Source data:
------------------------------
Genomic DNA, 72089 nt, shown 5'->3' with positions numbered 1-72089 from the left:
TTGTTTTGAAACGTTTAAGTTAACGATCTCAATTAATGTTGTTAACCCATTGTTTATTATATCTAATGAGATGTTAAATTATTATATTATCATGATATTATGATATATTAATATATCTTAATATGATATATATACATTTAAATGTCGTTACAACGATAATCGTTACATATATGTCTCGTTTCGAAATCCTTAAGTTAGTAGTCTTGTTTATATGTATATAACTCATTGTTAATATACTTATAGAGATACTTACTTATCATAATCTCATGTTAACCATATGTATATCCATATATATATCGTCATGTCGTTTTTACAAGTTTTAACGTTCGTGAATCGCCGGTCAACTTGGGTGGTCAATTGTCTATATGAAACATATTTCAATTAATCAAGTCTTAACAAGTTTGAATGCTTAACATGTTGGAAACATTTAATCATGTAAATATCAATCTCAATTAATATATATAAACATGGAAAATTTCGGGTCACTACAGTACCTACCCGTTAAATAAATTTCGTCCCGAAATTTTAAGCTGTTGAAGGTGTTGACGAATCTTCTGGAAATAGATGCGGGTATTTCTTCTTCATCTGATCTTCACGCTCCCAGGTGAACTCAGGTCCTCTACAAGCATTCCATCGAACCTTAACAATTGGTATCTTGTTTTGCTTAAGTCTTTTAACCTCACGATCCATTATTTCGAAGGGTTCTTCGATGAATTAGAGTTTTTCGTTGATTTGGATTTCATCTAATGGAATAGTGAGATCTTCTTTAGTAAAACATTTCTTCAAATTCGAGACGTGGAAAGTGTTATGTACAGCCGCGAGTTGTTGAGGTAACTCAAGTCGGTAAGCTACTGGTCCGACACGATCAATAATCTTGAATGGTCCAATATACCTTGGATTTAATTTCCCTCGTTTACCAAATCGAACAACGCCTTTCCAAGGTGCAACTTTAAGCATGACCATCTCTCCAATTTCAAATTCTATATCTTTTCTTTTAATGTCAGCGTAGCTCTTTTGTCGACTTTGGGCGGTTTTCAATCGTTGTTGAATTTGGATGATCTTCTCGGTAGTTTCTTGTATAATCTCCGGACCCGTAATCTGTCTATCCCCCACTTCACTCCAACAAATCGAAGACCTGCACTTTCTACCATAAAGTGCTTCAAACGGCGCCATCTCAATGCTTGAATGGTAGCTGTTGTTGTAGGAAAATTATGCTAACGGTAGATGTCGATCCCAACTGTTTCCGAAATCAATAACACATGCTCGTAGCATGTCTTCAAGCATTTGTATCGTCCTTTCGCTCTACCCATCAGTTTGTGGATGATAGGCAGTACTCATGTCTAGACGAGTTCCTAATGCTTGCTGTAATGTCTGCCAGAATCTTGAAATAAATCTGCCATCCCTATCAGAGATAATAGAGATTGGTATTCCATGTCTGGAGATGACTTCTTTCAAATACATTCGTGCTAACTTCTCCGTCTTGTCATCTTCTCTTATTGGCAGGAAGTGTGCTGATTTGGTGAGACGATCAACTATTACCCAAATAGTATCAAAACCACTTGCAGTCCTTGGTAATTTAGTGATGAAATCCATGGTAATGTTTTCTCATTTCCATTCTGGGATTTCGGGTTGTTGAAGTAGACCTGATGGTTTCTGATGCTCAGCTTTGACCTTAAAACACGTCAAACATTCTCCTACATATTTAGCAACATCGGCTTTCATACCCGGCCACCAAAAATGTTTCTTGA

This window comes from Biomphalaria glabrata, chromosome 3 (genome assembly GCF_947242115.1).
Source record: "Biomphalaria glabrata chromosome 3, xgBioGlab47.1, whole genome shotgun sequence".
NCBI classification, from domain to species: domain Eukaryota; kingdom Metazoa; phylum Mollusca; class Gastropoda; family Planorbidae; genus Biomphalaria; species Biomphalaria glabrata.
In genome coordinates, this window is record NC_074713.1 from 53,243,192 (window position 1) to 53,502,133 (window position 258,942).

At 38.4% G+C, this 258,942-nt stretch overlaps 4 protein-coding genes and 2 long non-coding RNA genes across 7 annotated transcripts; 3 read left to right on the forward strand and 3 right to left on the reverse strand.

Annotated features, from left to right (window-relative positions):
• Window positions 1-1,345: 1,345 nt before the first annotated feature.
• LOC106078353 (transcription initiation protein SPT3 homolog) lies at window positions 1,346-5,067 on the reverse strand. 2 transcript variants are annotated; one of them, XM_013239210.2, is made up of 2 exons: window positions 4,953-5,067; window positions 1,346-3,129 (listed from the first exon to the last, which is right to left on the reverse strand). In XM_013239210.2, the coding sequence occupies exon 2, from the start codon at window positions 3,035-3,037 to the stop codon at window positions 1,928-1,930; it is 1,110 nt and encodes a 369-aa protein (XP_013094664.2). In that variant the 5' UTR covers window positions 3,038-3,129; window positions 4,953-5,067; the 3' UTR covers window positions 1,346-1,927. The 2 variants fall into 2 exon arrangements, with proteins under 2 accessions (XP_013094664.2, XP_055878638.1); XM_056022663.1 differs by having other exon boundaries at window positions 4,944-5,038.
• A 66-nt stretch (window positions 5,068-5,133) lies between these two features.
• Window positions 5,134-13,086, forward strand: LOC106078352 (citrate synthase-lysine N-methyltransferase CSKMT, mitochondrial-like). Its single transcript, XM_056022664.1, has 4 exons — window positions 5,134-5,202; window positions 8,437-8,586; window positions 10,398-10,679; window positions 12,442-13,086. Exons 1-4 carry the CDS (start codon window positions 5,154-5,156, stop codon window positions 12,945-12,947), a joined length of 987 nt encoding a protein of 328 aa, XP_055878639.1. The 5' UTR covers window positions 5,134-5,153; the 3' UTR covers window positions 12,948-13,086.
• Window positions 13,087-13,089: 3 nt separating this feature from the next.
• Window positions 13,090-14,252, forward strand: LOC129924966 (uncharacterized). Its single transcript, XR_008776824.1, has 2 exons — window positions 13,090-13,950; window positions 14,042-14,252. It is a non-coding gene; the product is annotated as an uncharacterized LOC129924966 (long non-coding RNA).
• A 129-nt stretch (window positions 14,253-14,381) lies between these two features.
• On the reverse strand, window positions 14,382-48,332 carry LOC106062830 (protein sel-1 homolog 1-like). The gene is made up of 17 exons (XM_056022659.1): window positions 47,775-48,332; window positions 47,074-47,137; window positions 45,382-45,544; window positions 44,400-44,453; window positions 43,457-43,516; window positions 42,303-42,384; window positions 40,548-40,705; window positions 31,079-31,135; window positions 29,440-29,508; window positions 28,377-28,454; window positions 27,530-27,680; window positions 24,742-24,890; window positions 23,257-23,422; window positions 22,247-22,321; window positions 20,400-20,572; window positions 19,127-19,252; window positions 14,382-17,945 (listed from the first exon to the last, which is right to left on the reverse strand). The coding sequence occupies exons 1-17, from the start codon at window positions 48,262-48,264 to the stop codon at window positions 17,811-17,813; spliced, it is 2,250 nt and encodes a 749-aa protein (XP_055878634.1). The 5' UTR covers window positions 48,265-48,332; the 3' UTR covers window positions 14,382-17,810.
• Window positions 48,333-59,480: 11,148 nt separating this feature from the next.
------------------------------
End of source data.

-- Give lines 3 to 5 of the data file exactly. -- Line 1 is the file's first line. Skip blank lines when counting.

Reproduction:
This window comes from Biomphalaria glabrata, chromosome 3 (genome assembly GCF_947242115.1).
Source record: "Biomphalaria glabrata chromosome 3, xgBioGlab47.1, whole genome shotgun sequence".
NCBI classification, from domain to species: domain Eukaryota; kingdom Metazoa; phylum Mollusca; class Gastropoda; family Planorbidae; genus Biomphalaria; species Biomphalaria glabrata.